Some Guidelines for service by Father Ronald Rolheiser
(CatholicNews—Sunday July 20, 2008)
TO TRY TO serve others is to be caught up in many tensions, some that beset from without and others that beset from within. How can we remain energized, effective, and true? Here are some guidelines for the long haul:
Be beyond ideology, be both post-liberal and post-conservative.
Have an unlisted ideological number! Refuse to be pre-defined by any ideology of the left or the right. Like Jesus, transcend boundaries, constantly surprise, refuse to be classified. Don’t be liberal and don’t be conservative, be a woman or man of faith and compassion and let that take you down whatever roads it takes you, liberal or conservative.
Strive to incarnate both the kenotic and the triumphant Christ.
Don’t be afraid to be nothing and don’t be afraid to be everything! Christ emptied himself and refused to claim any status or to stand out in terms of public titles, distinctive dress, or in any triumphant display of power. But he is too the Christ who rose triumphant from the tomb and who needs to be proclaimed publicly, with colour, pride, and display. He is both the Christ of silent, anonymous witness and the Christ of chanting, public processions. Honour both.
Be for the marginalized, without being marginalized yourself.
Walk a fine tightrope! Take your stand with the marginalized, even as you are known for your sanity and capacity to relate warmly and deeply to every kind of person and group. Be known for your radical stance for the poor even as you are recognized for the wide scope of your embrace.
Lead without being elitist.
Be led by the artist, but listen to the street! Be a leader, an aesthete, an artist, a creative person trying to lead others forward, even as you shun elitism of every sort and ensure that every kind of person is comfortable around you. Be a leader, but with empathy, without disdaining others’ culture, sentiment, or piety.
Be iconoclastic and pious at the same time.
Don’t be afraid to smash idols and don’t be afraid to bow in reverence! The problem is that the pious aren’t liberal and the liberals aren’t pious. Be both, one doesn’t work without the other. Great hearts hold near contradictory principles, lesser ones do not. Help smash the false gods that need to be smashed, even as you are unafraid to kneel often in reverence.
Be equally committed to social justice and to intimacy with Jesus.
Learn to be comfortable leading both a peace march and devotional prayer! Do not choose between justice and Jesus, between committing yourselves to the poor and fostering private intimacy with Jesus. Don’t choose between interiority and action. Dorothy Day didn’t. There’s a lesson there.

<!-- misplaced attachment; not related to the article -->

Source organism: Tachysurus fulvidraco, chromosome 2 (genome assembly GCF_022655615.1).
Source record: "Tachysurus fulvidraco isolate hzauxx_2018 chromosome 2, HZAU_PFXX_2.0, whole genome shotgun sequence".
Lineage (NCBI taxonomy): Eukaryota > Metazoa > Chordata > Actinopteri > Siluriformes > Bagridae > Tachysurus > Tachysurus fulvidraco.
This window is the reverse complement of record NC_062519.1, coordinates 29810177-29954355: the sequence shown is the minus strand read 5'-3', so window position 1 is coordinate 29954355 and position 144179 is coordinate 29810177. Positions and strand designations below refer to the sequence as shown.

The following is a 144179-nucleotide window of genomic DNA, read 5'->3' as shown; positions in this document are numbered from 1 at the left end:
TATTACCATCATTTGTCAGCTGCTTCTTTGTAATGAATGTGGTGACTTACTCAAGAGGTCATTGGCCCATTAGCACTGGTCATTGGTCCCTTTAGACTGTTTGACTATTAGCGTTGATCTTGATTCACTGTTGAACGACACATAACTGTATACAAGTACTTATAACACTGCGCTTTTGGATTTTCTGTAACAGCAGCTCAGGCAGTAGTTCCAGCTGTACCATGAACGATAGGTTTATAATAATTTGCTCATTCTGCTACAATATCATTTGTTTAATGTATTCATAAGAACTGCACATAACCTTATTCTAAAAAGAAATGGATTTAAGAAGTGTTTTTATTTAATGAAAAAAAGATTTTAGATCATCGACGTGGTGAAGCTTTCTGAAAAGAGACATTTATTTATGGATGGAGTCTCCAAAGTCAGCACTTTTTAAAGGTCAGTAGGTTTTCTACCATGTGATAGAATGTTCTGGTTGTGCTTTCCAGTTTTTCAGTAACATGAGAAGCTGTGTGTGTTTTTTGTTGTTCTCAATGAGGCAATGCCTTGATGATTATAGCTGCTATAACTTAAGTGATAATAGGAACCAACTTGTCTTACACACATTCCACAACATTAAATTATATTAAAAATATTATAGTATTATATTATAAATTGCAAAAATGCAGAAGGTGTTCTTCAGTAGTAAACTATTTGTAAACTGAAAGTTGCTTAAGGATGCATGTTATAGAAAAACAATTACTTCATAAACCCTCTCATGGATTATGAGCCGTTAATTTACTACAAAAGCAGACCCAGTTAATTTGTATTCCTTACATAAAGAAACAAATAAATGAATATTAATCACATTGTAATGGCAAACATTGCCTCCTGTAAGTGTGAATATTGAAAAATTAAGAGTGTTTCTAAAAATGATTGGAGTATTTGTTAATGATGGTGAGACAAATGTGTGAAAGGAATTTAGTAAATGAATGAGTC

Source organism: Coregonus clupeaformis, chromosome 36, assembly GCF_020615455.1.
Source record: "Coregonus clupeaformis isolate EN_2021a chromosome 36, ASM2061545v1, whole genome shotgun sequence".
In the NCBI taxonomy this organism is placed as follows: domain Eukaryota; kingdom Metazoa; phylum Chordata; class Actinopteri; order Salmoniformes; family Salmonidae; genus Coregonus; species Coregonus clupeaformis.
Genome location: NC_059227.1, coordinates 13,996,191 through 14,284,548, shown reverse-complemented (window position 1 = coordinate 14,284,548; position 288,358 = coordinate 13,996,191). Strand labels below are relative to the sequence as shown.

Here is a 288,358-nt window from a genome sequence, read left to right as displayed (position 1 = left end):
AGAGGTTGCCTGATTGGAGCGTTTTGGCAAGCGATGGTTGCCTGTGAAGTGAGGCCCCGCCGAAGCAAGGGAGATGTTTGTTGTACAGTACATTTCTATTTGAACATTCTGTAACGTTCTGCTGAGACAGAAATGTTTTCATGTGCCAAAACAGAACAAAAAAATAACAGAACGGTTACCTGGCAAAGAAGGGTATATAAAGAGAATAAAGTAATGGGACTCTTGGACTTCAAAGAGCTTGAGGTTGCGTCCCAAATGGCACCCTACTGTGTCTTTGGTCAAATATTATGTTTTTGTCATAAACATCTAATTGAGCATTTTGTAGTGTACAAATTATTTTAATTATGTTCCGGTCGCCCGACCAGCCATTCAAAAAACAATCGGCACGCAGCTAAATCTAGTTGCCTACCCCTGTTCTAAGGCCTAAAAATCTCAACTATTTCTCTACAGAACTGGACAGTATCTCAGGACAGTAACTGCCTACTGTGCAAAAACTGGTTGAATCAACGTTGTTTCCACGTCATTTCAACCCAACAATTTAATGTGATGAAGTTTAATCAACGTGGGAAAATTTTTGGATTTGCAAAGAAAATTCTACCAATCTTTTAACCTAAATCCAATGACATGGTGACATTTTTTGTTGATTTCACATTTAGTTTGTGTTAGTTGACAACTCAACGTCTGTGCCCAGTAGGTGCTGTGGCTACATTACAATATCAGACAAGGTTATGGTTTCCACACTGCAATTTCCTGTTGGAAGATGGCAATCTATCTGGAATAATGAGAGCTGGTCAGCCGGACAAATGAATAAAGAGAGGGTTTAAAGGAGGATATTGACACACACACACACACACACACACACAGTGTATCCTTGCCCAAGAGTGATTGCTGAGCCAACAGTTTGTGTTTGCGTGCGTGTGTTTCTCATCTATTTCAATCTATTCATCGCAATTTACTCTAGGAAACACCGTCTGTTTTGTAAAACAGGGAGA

Be thoroughly in the world, even as you are rooted elsewhere.
Live in a tortured complexity! Love the world, love its pagan beauty, let it take your breath away, even as you root your heart in something deeper so that the realities of faith also take your breath away. Carry the tension between having a hopeless love for the world and a hopeless love for things beyond it. Love the world as you would a lover with some quirks of character and weaknesses that cause you pain. Pray a lot. Cry occasionally. Sneak off to a church as needed and walk in the sun regularly. The church has secrets worth knowing, and the world is also beautiful.
Ponder, in the biblical sense, by carrying the tension inside the community.
Eat the tension around you! Mary pondered, not by thinking deep intellectual thoughts but by holding, carrying, and transforming tension so as not to give it back in kind. Like Jesus, she helped take sin and tension away by absorbing it, like a water-filter that keeps the impurities, toxins, and dirt inside of itself and gives back only pure water. Be a tension-absorber inside all the communities wherein you live. Absorb the bitterness, the anger, the hardness, the group hysteria, the lack of reconciliation, as a water-filter might. Then drink wine with a friend to rid yourself of your own toxins.
Help incarnate a deeper maturity.
Go into dark places, but don’t sin! Stand up for the God-given freedom we enjoy, even as you model and show others how that freedom can be carried in a way that never abuses it. Like Jesus, who went into the singles-bars of his time (except he didn’t sin), walk in great freedom, go into dark places, but go there not to assert human autonomy but to take God’s light there.
Make love to the song!
Forget about yourself and how others react to you! A bad singer on stage makes love to himself; a more mature singer makes love to his audience; a really mature singer makes love to the song. Service is the same. Forget about yourself, your image, your need to prove yourself, and eventually forget about your audience too so that you and your song are not about yourself or about your people, but about God.